Specialty Drug Spending Grows While Traditional Medicine Spending Drops


Spending on specialty medications is rapidly approaching half of overall medicine spending from a small volume of prescriptions filled.

The balance of medication spending is strongly shifting from traditional to specialty drugs, which will continue over the next several years, according to a new report by the IQVIA Institute.

The report, titled Medicine Use and Spending in the US, found that overall medication spending increased by 0.6% in 2017 after off-invoice discounts and rebates, including spending on all types of medications. The report notes that specialty medications are rapidly approaching half of overall medicine spending, while net spending on retail and mail-order pharmacy distribution dropped 2.1% in 2017.

The specialty share of net spending across institutional and retail settings has grown from 24.7% in 2008 to 46.5% in 2017. List prices at pharmacies increased 58% over the past 5 years as out-of-pocket costs dropped 17%, which reflects the dynamics that drive how much patients pay for medications and how drug costs influence whether patients fill their prescriptions, according to the authors.

“Significant shifts in the regulatory process are becoming apparent, with 19 drugs having received breakthrough designation and 18 including patient-reported outcomes as part of their approved label from FDA,” the study authors wrote.

Over the next 5 years, net medication spending growth is projected between 2% and 5%, with 1% to 4% growth in retail and mail-order prescription drugs.

“This growth, driven primarily by the large number of new medicines, many of which will be specialty and orphan drugs, will be offset by the impact of losses of brand exclusivity,” the authors wrote.

The study showed that specialty drugs compose just 1.9% of total prescription volume but account for 37.4% of spending within the retail and mail-order distribution channels. In the non-retail setting, specialty drugs account for 60% of invoice spending and 2.3% of standard unit volumes, according to the study.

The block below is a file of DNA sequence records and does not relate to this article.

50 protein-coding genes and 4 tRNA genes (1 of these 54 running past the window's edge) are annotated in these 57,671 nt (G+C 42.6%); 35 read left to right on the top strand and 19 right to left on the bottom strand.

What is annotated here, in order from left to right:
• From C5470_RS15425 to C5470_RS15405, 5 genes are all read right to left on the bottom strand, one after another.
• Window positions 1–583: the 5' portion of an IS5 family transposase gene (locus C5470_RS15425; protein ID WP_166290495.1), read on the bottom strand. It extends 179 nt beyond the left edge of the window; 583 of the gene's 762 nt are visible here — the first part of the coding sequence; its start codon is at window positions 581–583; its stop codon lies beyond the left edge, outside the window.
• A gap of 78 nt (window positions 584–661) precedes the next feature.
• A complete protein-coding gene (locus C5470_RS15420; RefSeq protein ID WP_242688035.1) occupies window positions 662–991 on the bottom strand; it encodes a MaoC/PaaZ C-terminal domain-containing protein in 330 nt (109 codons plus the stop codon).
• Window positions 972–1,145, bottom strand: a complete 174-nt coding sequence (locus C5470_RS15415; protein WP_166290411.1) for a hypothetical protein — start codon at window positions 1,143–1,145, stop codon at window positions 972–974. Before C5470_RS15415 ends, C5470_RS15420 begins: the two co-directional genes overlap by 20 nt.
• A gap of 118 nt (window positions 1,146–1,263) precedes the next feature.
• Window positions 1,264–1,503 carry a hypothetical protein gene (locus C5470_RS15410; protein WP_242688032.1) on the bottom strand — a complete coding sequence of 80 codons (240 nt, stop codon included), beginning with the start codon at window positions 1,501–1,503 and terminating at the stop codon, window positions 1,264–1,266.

The authors found the use of coupons in 42% of all specialty prescriptions compared with 18% of all branded prescriptions filled through commercial plans. For specialty conditions in which the initial cost of drugs is extremely high—such as autoimmune diseases, hepatitis C, and multiple sclerosis—coupon usage rates are greater than 50%, the study found.

“The largest proportion of new medicines launched in the last five years have been specialty drugs, and specialty share of spending has risen, while traditional net medicine spending has declined by more than $133 per person over the past decade,” the authors wrote.

Net specialty medication revenue was an average of 23% below invoice sales, a difference that was found to be twice as large for traditional drugs. The researchers found that new brand spending has experienced a dramatic shift to specialty, driving $9.8 billion of the $12 billion net growth.

Of 42 new active substances launched in 2017, 32 were for specialty treatments. Meanwhile, the growth of oncology therapies decreased from $5.4 billion in 2016 to $2 billion in 2017, with new drugs for smaller patient populations likely to drive spending growth in the coming years, according to the study.

“As more new cancer treatments reach the market, they are being adopted extremely rapidly, sometimes being subsequently superseded by even newer treatments within just a few years,” the authors wrote. “The pace of development in cancer treatments is accelerating, not just because of the number of new medicines in research, but the combination regimens that may have greater effects than the individual drugs.”

The use of biologics increased 12.6% last year, up from an average of 11.2% over the last 5 years following the launch of new treatments for autoimmune disorders, immunology, and cancer. The entry of new biosimilars is expected to increase competition within this $11.5 billion market, but progress in this area has been restrained.

“The slower volume penetration for the two biosimilars of infliximab (originator Remicade), Renflexis and Inflectra, have so far failed to achieve a great volume share, at least partly because of the highly competitive contracting between purchasers and manufacturers in infused medicines of this type,” the authors wrote.

Despite this, the presence of biosimilars will enhance the ability of payers to negotiate prices with the manufacturers of the reference product and other competing brands, which could restrain spending growth, according to the study. However, a large group of biologics, including top selling adalimumab (Humira), are expected to face biosimilar competition in 2019 pending litigation that could delay market entry.

“If biosimilars are significantly affected by either regulatory, litigation or commercial delays, or if uptake is more limited than expected, savings could be substantially reduced, and spending overall would be higher,” the authors wrote.

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